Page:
All of them! Deanna Redar and her in-depth lectures on story telling, she actually had Indigenous bookwriter EDEN ROBINSON come and guest lecture for one class!!!!! . Rudy Reimer/Yumks, he's a super star! My Instructor has his own TV Show!! His pride in his nation and his Traditional Knowledge makes class so interesting. Eldon Yellowhorn took the time to integrate his traditional language into our classrooms and had the patience with us even when it took a few of us time to learn the pronunciations. Marianne Ignace was a directed study Instructor for me but she was very knowledgeable and so kind. Annie Ross became my friend, she is a powerful presence and has much to share, not only did I learn how to make a star blanket for the MMIW families, carved on cedar, weaved a basket, I learned the significance and background of each precious item. June Scudeler is hilarious! Her quirky manner is contagious, I constantly found myself in awe of her vast amount of online resources and knowledge. I had Robert Bandringa for one course and I really enjoyed the outdoor projects we were assigned, I learned a lot about the local Indigenous plants and enjoyed our guest speakers. Jeannie Morgan is so kind and sweet, I enjoyed her class as she felt like more like a friend, and someone to have an intellectual conversation with rather than a general lecturer.
3. What extracurricular activities or campus clubs did you participate in during your time at SFU? What event or activity are you most proud of contributing to?
I think I felt most proud when I got to sit around the big drum with the First Nations Student Association, we had a guest come and teach us a few songs and we sang and sang until we got the hang of some favorite songs. I really enjoyed that. Also I would hang out in the Indigenous Student Centre and participate in beading, drum making, and I once sat in the ISC for 7 hours to make my very own cedar hat! I now have a cedar hat to wear to ceremonies.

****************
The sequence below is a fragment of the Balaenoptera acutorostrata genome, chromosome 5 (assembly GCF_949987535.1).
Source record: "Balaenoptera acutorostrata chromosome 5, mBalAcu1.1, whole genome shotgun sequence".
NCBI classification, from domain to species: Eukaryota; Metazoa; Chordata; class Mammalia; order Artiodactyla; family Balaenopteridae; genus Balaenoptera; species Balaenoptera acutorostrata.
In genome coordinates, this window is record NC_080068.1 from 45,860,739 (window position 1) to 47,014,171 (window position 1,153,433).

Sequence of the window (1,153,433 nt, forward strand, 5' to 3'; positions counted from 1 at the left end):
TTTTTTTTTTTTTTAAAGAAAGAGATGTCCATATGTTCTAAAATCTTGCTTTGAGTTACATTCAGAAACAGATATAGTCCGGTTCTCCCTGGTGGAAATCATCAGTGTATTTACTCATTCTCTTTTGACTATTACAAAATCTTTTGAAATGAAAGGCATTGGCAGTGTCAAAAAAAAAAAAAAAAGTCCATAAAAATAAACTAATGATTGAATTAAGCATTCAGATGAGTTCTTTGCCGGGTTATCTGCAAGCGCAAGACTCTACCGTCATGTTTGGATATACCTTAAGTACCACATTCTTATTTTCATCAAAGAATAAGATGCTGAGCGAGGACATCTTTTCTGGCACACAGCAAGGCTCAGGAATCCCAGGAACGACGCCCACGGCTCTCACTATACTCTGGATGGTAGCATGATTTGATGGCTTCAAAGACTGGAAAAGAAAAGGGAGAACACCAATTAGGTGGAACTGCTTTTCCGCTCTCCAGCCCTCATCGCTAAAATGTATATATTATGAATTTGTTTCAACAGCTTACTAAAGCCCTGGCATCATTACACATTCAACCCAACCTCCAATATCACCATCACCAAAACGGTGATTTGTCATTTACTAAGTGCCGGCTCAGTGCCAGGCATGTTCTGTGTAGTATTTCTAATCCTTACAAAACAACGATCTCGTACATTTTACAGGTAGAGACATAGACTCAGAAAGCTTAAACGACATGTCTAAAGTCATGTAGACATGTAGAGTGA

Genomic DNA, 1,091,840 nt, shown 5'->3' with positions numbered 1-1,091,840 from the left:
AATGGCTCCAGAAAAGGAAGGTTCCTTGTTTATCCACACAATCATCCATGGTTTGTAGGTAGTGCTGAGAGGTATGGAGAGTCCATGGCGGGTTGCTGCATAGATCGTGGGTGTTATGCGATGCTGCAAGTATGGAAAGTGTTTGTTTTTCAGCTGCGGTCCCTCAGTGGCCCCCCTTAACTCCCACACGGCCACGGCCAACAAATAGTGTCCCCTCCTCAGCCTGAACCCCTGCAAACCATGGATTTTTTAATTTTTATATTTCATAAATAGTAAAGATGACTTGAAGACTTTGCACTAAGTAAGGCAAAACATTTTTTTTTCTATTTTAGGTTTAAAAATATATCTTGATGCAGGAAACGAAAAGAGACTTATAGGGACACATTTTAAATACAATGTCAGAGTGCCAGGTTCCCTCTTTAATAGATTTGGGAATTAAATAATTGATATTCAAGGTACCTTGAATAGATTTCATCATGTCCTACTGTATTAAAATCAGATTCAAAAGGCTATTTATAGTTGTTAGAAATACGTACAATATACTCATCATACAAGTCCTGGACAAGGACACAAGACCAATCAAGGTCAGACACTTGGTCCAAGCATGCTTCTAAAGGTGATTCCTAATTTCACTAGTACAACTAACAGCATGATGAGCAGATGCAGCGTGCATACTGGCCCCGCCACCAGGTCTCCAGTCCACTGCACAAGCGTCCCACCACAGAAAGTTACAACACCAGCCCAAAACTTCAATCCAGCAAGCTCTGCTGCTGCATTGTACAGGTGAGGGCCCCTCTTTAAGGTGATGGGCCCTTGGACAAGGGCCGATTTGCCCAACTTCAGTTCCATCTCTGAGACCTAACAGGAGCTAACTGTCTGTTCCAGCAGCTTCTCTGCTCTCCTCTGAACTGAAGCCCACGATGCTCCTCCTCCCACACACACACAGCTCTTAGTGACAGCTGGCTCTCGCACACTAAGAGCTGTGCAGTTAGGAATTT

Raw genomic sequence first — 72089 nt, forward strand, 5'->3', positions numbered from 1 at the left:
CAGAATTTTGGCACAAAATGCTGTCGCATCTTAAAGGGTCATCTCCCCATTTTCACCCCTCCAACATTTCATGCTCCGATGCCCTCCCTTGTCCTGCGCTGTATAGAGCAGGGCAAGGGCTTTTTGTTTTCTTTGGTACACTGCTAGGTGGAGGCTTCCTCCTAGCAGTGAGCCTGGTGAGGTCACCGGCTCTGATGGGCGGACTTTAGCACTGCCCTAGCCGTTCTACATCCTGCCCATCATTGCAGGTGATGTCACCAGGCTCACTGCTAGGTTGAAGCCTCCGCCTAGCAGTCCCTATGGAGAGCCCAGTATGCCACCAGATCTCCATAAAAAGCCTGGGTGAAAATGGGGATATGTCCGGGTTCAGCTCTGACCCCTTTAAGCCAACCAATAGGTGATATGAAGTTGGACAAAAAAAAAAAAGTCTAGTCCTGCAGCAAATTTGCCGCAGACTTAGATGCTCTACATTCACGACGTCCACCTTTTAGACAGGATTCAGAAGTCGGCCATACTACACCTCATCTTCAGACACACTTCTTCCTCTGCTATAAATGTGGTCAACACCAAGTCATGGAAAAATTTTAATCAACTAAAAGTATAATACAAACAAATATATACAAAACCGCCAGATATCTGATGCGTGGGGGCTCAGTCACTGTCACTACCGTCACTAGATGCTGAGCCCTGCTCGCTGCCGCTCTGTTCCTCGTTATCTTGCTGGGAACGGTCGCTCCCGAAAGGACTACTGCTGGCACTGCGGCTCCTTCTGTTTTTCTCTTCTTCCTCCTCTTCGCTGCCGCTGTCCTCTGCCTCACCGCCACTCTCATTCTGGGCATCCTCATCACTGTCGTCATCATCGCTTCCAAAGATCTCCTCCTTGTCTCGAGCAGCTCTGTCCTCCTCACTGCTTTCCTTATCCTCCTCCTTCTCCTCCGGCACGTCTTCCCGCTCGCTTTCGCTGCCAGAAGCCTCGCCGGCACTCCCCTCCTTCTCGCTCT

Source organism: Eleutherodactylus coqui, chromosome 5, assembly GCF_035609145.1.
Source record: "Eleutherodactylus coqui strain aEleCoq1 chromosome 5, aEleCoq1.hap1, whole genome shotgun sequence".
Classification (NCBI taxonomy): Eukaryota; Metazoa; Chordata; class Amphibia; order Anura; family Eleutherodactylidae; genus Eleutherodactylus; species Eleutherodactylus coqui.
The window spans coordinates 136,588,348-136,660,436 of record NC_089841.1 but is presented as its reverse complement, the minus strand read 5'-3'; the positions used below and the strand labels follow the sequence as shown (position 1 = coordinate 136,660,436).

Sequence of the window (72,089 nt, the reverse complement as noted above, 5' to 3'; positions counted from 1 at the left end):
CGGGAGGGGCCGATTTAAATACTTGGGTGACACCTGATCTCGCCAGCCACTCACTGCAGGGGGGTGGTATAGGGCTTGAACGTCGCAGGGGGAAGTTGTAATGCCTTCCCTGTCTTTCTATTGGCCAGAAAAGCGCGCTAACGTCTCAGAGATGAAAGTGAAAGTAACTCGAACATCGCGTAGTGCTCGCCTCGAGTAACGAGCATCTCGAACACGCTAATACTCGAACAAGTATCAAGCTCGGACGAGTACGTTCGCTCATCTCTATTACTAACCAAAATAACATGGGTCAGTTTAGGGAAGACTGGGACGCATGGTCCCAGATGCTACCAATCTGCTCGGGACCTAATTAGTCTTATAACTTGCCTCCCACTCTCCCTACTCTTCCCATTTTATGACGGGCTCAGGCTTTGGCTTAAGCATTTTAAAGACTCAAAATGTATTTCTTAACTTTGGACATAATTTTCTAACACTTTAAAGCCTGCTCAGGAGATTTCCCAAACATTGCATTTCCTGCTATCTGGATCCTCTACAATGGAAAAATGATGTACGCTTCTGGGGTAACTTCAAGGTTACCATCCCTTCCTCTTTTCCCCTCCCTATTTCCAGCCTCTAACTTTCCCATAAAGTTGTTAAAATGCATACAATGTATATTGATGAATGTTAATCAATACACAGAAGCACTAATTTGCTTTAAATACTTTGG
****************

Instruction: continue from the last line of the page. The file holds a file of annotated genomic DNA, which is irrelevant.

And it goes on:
4. What are your short or long term goals, now that you are finished your degree?
I was accepted into UBC immediately after I received my final grades at SFU. I am currently taking my Masters of Education, In Educational Administration and Leadership and will graduate June 2021 at UBC with a masters degree!
My current educational goals;
- to explore new activities
- engage actively in course work
- research each subject fully
Future goals for myself;
- To become an Instructor, and teach Indigenous Studies/Criminology Simon Fraser University & Nicola Valley Institute of Technology
5. What has been the key to your success? Can you offer any advice or words of wisdom and encouragement to new undergraduate students in your field?
You're going to fail, but the key is to get back up. I am a survivor of 'Back on Track'. I found myself on academic probation a time or two and wanted to quit many a time. I ugly cried really hard some days, but after my pity party I would think of my matriarchs, my grandmothers, my strength, dust myself off and email Phil Cunningham for guidance and he would set me back on the right path.
There are so many resources to turn to at SFU I will consider SFU my family for life. I will cherish my first day of classes, my failures, teachings, and the pride I feel when I walk those SFU halls. If you see Gary George from the OAP wandering the halls, you’ve immediately made a new friend, his "hey how are ya" sure make for a welcoming environment.
Kúkwstum̓ckacw (Thank you) SFU Department of Indigenous Studies.
Naomi Narcisse St'at'imc Nation
(Life long learner)